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I can't remember for sure what my first R-rated movie was. If my fuzzy middle-aged mental hard drive (which could use a serious defrag) serves me, I think it was either Flashdance or Purple Rain when I was about 14 years old. I have clearer memories, actually, of what my best friend and I had to do to rent such films. Specifically, my R-rated experiences depended upon a bit of luck, an older, ethically lax friend who punched the clock at our small-town video store … and my parents going to bed early.

Both films have content concerns that are way out of bounds for a young teen (and most other folks, too, for that matter). But at the time, if you had asked me if I thought the films impacted me in a negative way, I'm sure I would have said something like, "It's just a stupid movie! It doesn't really matter. It's no big deal." My conscience knew better, though, and I still recall the illicit rush of watching something we knew we weren't supposed to be setting eyes on.

These days, kids watching R-rated films isn't as taboo as it was in the mid-'80s. Technology has made getting R-rated material—or any kind of material, for that matter—orders of magnitude easier than it was for my friend Joe and me. That said, I think today's teens would respond exactly as I would have if you ask them whether R-rated content influences them. "No big deal," most would say. "I watch this stuff all the time. It's not hurting anyone."

But I was wrong. And they're wrong, too. Increasingly, researchers are solidifying the link between what teens see in R-rated films and what choices they make in real life.

Little Eyes R Watching
In her 2010 commonsensemedia.com article "Sneaking Into R-Rated Movies (Without Leaving Home)," writer and mother Liz Perle wrote, "I clearly recall telling my then 13-year-old son that the movie Superbad was a total non-starter for him. Full of underage drinking, I didn't want him to think getting plastered was hilarious. So he didn't go sneak into the theater with his friends. But a week later, he was quoting movie dialogue. He didn't need to see the movie. He simply went online and watched the trailers. Then he went on to YouTube for more. Finally, he illegally downloaded a pirated user-posted copy by using an open source file-sharing application called BitTorrent. A total wipeout. Not only had he seen the movie, but he'd also broken the law."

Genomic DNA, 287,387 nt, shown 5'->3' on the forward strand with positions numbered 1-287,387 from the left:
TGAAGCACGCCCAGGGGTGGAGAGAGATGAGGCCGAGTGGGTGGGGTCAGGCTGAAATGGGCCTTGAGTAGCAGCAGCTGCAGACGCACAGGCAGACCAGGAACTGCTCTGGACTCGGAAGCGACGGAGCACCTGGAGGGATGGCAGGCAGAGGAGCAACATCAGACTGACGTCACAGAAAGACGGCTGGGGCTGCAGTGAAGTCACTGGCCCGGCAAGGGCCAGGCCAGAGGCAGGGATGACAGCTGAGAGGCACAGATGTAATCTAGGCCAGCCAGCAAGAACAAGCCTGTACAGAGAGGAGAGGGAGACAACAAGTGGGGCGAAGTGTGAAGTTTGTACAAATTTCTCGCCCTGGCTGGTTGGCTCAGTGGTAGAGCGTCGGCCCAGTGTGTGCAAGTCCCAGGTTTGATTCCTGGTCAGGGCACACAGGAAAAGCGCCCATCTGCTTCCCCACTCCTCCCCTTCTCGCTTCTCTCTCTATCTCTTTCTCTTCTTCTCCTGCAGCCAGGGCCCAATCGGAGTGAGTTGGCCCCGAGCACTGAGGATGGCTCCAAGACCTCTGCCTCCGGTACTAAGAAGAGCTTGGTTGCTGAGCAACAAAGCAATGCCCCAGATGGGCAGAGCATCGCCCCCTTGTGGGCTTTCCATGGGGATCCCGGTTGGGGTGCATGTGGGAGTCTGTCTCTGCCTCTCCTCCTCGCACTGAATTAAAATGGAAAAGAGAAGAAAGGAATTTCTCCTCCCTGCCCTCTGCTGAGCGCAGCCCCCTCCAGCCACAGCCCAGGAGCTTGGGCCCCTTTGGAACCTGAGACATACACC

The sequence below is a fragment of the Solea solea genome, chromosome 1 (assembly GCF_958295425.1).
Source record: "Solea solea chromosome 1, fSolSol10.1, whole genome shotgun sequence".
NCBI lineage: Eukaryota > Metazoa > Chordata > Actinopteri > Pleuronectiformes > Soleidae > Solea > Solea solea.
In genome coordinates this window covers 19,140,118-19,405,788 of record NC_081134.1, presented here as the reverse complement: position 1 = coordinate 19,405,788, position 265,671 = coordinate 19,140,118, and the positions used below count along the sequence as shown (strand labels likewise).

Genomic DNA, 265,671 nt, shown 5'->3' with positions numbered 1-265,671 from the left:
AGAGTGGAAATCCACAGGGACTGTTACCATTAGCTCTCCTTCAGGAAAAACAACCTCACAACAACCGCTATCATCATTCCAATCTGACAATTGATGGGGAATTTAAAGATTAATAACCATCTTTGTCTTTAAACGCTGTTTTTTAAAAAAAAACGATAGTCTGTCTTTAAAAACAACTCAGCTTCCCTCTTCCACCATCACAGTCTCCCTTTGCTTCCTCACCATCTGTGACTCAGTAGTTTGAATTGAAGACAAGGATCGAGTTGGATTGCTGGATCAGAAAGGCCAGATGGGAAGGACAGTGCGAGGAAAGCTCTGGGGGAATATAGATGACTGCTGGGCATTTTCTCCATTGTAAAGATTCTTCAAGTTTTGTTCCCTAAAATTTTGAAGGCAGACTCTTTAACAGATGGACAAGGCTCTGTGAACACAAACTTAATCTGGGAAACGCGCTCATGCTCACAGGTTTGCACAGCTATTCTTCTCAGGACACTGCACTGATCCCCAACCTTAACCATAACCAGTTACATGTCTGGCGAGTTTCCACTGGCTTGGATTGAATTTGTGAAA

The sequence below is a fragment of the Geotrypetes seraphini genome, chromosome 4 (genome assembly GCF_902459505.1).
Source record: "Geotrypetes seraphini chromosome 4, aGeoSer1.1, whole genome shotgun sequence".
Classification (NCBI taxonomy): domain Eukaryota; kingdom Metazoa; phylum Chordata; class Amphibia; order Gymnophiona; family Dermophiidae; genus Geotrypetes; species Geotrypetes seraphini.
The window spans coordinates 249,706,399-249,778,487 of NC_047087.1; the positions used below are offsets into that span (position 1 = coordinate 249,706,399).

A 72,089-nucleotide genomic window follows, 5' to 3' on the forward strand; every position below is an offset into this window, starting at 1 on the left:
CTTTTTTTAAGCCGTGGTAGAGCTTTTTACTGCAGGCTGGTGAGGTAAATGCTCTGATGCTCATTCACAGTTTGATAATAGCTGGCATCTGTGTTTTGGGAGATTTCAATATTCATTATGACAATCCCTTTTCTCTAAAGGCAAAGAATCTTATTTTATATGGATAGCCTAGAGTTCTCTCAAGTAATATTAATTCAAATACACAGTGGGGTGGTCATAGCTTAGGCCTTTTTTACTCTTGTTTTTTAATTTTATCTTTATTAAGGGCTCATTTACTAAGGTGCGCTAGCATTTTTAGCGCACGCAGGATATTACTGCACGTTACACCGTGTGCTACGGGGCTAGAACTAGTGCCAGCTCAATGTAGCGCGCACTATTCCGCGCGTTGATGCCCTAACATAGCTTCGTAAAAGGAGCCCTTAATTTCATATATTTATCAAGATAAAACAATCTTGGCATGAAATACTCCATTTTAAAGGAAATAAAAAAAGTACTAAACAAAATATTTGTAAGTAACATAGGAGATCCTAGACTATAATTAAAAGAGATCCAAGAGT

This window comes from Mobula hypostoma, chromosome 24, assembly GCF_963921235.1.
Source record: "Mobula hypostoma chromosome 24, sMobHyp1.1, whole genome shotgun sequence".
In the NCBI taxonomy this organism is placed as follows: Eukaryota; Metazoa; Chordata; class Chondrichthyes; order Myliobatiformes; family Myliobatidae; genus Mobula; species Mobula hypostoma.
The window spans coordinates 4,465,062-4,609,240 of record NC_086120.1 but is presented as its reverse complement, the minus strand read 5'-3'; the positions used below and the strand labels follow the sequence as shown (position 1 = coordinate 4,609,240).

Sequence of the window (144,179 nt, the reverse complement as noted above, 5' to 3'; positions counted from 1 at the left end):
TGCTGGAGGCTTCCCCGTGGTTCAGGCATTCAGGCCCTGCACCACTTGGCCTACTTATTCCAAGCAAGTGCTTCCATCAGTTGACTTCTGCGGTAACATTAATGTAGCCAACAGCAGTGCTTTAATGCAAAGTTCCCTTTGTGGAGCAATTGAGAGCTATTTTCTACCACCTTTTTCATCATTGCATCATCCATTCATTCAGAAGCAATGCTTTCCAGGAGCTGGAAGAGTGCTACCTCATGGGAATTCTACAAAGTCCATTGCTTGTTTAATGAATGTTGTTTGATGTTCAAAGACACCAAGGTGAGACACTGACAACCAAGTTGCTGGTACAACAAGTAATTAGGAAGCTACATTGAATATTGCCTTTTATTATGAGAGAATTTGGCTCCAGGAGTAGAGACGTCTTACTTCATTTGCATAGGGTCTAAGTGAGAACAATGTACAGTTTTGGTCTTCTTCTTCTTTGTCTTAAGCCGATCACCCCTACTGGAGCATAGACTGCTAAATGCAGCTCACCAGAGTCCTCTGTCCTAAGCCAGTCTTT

Most young teens and tweens are watching R-rated films by buying DVDs at Walmart with their allowance, casually snagging tickets at the theater, streaming them on Hulu or simply watching on TV. In 2007, the Federal Trade Commission released a report showing that about 40% of 13- to 16-year-olds were able to purchase theater tickets for R-rated movies. Nearly 80% successfully purchased DVDs of similar films. No sneaking around necessary. A 2007 article published in the Archives of Pediatric and Adolescent Medicine reported that more than 75% of all U.S. children between the ages of 10 and 14 watched R-rated movies at home with no parental supervision.

In 2003, Dartmouth Medical School researchers surveyed 6,522 children, asking whether they had seen 40 recent films rated R for graphic violence, including Blade, Training Day, Hollow Man and Bride of Chucky. It turns out Scary Movie was the film 10- to 14-year-olds were most likely to have seen, with 48% having watched it. Boys, minorities, those from lower-income families and those with lower academic performance were more likely to have seen the ultraviolent fare. Perhaps most significantly, about one in three reported that their parents let them watch R-rated movies. But even among those whose parents prohibited them, nearly a quarter had seen at least one of the movies on the list.